Chen Ronghui Petrochemical China Radii China

“Petrochemical China” (2013-2015)

One of his more recent works, “Freezing Land,” takes on a more personal view, as it documents the hardships of life in China’s historically poorer northeastern regions. Chen travelled through five cities in the region from 2016 to 2019, capturing lives in towns such as Yichun in Heilongjiang province, Fushun in Liaoning province and Longjing in Jilin province. The project began in December of 2016, and saw Chen return to the region during the winter months over the following years.

The project is a fascinating investigation of young people based in the region, turning the lens on those on the verge of moving away for work or to study at university. Chen chose to focus specifically on young people for this reason, teasing out the anxieties of life in these border towns.

Chen Ronghui Freezing Land Radii China

“Freezing Land” (2016-2019)

Chen says about the project:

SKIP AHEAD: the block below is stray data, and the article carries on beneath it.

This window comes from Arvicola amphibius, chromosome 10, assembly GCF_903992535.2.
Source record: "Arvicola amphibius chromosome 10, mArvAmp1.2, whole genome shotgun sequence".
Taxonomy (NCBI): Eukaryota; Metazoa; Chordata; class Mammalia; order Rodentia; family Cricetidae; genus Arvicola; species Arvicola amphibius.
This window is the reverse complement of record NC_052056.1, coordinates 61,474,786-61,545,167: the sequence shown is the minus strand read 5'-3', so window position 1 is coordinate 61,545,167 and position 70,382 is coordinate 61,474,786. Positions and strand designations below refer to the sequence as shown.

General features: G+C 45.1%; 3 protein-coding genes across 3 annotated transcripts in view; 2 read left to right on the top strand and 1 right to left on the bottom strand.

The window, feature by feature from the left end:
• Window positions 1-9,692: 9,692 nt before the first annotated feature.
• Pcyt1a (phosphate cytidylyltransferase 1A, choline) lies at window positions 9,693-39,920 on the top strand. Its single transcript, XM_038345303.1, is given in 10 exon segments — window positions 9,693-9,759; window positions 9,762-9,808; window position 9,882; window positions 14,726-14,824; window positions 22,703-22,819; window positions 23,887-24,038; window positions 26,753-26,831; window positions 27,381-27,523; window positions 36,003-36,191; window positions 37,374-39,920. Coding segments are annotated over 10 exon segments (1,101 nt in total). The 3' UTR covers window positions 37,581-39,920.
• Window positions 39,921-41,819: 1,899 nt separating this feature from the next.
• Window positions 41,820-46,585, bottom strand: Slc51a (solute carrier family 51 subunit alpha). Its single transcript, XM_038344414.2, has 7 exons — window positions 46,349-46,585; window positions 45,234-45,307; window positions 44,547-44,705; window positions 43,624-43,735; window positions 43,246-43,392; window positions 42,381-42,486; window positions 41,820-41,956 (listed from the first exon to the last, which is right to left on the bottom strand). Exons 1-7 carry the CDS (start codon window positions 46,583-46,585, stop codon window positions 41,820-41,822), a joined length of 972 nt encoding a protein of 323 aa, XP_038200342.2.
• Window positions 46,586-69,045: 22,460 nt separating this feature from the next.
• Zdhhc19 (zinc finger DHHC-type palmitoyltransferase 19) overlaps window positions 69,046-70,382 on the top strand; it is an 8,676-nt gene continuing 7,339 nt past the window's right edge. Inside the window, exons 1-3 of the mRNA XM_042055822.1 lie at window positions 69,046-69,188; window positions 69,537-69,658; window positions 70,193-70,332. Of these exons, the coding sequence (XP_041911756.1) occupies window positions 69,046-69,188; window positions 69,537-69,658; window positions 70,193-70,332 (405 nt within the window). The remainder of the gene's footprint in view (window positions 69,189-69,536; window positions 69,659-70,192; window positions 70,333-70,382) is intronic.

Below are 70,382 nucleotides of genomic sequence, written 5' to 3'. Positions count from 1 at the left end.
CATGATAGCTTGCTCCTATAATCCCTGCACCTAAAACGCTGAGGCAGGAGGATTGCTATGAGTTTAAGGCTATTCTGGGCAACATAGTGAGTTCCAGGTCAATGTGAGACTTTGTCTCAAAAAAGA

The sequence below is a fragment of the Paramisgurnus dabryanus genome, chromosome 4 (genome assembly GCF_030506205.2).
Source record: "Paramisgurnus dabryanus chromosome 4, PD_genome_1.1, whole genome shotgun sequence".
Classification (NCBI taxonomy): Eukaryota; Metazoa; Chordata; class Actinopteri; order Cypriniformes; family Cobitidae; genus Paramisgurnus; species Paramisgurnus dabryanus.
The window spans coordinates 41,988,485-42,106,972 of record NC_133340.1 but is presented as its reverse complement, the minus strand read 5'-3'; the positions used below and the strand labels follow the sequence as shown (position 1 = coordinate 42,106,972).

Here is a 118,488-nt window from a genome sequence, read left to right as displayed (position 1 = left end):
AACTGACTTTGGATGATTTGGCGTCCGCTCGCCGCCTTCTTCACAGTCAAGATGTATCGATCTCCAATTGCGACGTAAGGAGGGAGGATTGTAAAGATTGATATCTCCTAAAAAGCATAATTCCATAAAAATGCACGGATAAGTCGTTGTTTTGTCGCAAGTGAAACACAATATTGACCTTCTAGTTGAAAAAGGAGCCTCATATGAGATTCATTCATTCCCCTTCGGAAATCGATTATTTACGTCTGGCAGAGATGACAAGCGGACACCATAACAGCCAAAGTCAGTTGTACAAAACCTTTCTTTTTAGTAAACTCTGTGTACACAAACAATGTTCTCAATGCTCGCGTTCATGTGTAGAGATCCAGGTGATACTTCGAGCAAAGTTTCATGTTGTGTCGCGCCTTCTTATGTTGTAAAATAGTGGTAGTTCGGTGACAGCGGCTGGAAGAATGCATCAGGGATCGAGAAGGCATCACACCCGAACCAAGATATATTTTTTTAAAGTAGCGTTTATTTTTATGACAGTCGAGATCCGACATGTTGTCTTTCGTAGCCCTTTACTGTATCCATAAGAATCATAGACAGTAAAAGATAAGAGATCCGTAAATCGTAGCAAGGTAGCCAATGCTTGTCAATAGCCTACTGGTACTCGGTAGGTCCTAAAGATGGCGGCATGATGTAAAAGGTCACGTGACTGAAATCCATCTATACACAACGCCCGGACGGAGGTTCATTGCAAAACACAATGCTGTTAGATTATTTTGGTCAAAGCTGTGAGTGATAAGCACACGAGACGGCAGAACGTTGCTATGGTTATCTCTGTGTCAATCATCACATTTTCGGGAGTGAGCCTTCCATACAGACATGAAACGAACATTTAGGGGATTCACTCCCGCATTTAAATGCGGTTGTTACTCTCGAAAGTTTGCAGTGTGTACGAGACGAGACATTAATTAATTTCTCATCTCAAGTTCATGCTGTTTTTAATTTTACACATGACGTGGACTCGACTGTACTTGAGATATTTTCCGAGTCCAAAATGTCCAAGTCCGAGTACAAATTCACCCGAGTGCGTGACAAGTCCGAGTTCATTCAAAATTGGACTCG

“During this process, the emotion expressed by these young people — a mixed sense of hesitation, loneliness, and hope — resonated with me.”

Desolation is a tangible theme in this series — a mixture of harsh and snowy landscapes juxtaposed with images of young adults smoking cigarettes in the wintry outdoors, a boy standing over a pile of empty green beer bottles, and another young male dressed in women’s clothes and holding a black wig against his knee.

Chen Ronghui Freezing Land Radii China

“Freezing Land” (2016-2019)

Yet the actors that populate this work stand in stark contrast to one another, offering a variety of human stories within this largely overlooked region of the country.

“This [series] made me realize that I’m not just photographing the lost ‘Chinese Dream’ on this freezing northeastern land,” he says, “but also the uncertainty we young people, as individuals, are facing under today’s collectivism in China.

“At this moment, I pressed the shutter.”

All images: courtesy Chen Ronghui